Publication Notices

Notifications of the Newest Publications and Reports Released by ERDC

Contact ERDC Library

 

erdclibrary@ask-a-librarian.info

601.501.7632 - text
601.634.2355 - voice

 

ERDC Library Catalog

Not finding what you are looking for? Search the ERDC Library Catalog

Results:
Category: Publications: Coastal and Hydraulics Laboratory (CHL)
Clear
  • AIS Data Case Study: Dredge Material Placement Site Evaluation in Frederick Sound near Petersburg, Alaska

    Abstract: The purpose of this Coastal and Hydraulics Laboratory Technical Note (CHETN) is to present an application of historic vessel position information acquired through the Automatic Identification System (AIS), which provides geo-referenced and time-stamped vessel position information. The US Army Corps of Engineers, Alaska District (POA), needed to evaluate potential placement sites for dredged material near Petersburg, AK, and possible impacts to navigation were considered as part of the evaluation process.
  • Sediment Budget Analysis System (SBAS) 2020 User’s Guide: Version 1.0

    Abstract: This special report acts as a user’s guide for the Sediment Budget Analysis System (SBAS) toolbox within ArcGIS Pro. The SBAS toolbox is a free toolset that allows the user to create and visualize a sediment budget using ArcGIS Pro. Included in this report are instructions on how to download the toolbox and create a sediment budget.
  • Summary of Ground-Based Snow Measurements for the Northeastern United States

    ABSTRACT: Snow is an important resource for both communities and ecosystems of the Northeastern United States. Both flood risk management and water supply forecasts for major municipalities, including New York City, depend on the collection of snowpack information. Therefore, the purpose of this study is to summarize all of the snowpack data from ground-based networks currently available in the Northeast. The collection of snow-depth and snow water equivalent information extends back several decades, and there are over 2,200 active sites across the region. Sites are distributed across the entire range of elevations in the region. The number of locations collecting snow information has increased substantially in the last 20 years, primarily from the expansion of the CoCoRaHS (Community Collaborative Rain, Hail, and Snow) network. Our summary of regional snow measurement locations provides a foundation for future studies and analysis, including a template for other regions of the United States.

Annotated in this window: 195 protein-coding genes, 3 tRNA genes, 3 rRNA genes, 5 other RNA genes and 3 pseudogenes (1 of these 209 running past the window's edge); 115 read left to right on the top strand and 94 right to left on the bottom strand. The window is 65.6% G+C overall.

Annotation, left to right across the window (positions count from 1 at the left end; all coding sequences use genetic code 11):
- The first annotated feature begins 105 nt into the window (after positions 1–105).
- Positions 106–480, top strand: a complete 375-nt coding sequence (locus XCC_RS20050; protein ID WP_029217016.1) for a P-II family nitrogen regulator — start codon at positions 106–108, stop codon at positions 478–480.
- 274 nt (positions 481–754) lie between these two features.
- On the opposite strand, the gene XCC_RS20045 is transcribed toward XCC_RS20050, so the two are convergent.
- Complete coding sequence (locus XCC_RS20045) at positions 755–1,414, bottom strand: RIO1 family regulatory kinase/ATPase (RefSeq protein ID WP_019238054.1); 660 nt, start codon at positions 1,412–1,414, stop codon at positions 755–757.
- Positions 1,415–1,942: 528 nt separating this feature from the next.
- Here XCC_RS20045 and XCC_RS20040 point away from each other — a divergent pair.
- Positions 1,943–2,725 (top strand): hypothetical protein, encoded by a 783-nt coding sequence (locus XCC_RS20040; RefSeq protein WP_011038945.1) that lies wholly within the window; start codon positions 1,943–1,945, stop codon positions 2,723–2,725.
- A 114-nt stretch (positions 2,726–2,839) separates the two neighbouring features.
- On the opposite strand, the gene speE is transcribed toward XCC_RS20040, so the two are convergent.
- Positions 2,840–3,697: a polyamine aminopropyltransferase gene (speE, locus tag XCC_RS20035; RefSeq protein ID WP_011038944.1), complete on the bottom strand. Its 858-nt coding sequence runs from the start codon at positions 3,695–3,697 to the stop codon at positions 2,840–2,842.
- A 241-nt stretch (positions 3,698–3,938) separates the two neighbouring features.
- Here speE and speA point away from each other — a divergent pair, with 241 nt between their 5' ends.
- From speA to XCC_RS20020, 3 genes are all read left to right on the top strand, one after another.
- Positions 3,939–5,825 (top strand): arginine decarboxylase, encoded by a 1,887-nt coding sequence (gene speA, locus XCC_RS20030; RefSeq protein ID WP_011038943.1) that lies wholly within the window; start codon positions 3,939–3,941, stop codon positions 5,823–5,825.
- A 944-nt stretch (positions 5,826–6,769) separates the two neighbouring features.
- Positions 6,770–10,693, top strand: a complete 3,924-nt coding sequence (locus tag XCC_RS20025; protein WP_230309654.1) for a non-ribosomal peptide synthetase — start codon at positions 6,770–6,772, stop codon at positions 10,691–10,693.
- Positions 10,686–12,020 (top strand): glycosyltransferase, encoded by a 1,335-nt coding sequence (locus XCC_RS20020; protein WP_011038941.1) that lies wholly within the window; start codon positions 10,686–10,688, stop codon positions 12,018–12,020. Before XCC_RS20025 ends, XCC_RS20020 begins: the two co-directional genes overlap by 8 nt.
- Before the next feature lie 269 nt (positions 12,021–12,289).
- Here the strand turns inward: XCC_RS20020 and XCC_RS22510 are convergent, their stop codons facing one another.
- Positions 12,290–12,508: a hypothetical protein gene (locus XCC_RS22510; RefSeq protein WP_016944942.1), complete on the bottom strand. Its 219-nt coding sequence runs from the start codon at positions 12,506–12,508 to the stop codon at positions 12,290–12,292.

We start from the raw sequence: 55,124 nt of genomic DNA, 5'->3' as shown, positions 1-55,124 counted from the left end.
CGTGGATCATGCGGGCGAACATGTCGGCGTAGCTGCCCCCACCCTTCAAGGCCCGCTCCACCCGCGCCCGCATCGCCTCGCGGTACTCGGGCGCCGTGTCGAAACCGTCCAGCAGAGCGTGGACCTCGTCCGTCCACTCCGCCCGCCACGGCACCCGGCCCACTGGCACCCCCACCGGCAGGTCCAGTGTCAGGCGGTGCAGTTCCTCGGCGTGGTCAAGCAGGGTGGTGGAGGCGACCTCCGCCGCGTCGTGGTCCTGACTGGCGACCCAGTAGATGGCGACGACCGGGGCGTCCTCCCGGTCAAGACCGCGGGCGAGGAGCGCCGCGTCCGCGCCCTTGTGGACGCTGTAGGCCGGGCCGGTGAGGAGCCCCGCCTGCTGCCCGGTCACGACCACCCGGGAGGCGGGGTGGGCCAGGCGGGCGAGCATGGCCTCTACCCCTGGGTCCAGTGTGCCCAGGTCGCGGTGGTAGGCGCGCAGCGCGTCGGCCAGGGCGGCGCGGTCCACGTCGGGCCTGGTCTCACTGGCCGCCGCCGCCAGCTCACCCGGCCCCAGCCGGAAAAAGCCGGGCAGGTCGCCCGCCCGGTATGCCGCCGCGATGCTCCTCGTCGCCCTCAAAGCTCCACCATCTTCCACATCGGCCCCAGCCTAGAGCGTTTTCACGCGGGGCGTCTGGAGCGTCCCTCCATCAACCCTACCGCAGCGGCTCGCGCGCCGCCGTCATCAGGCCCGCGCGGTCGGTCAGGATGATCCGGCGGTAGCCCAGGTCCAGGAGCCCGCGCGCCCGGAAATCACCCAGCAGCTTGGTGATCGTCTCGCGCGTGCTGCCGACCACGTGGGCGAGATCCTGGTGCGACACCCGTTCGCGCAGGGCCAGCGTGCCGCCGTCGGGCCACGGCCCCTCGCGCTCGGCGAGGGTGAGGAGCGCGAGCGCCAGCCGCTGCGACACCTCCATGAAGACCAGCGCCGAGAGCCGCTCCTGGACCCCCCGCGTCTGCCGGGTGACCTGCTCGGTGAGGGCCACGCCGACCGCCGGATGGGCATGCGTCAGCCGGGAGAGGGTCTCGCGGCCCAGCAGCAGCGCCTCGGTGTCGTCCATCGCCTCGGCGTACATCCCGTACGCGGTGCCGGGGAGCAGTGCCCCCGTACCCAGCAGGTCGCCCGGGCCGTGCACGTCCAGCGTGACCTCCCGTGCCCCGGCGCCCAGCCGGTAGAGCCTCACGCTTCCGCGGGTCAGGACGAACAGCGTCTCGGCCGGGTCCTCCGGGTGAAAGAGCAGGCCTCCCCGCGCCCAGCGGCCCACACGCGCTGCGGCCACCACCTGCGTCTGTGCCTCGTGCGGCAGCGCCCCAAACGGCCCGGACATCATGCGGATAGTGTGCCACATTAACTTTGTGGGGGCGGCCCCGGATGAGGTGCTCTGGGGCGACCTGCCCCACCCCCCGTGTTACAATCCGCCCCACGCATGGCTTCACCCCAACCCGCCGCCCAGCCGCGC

• South Shore of Long Island, New York Regional Sediment Management Investigation: An Overview of Challenges and Opportunities

    Abstract: The US Army Corps of Engineers (USACE) is conducting the “South Shore of Long Island, New York Regional Sediment Management Investigation” to further understand sediment dynamics and to develop a comprehensive regional sediment management plan for the south shore of Long Island, New York. Regional sediment management is a systems approach using best management practices for more efficient and effective use of sediments in coastal, estuarine, and inland environments. This investigation seeks to characterize sediment movement on the south shore of Long Island as a holistic system across the entire study area. It focuses on the regional system post-Hurricane Sandy (October 2012) as the storm significantly altered the physical landscape with severe shoreline erosion, which resulted in the construction of projects to reduce the risk of future storms and stakeholder priorities with a new emphasis on bay-side sediment dynamics, such as channel shoaling and disappearing wetlands. Despite the fact the storm caused severe erosion, the equilibrium beach profile, depth of closure, and general shoreline orientation seem to be unaffected. Previous studies have characterized sediment movement at specific sections of the south shore, but these data have not been incorporated to create a system-wide perspective. Coordinating sediment management across the six Atlantic Ocean inlets, Great South Bay Channel, Intracoastal Waterway, and coastal storm risk management (CSRM) projects could save the federal government millions of dollars in dredging and sand placement actions. This technical note presents the progress the investigation has made to date and will be followed with a more in-depth technical report titled South Shore of Long Island, New York Regional Sediment Management Investigation: A Post-Hurricane Sandy Shoreline Evaluation, currently in preparation.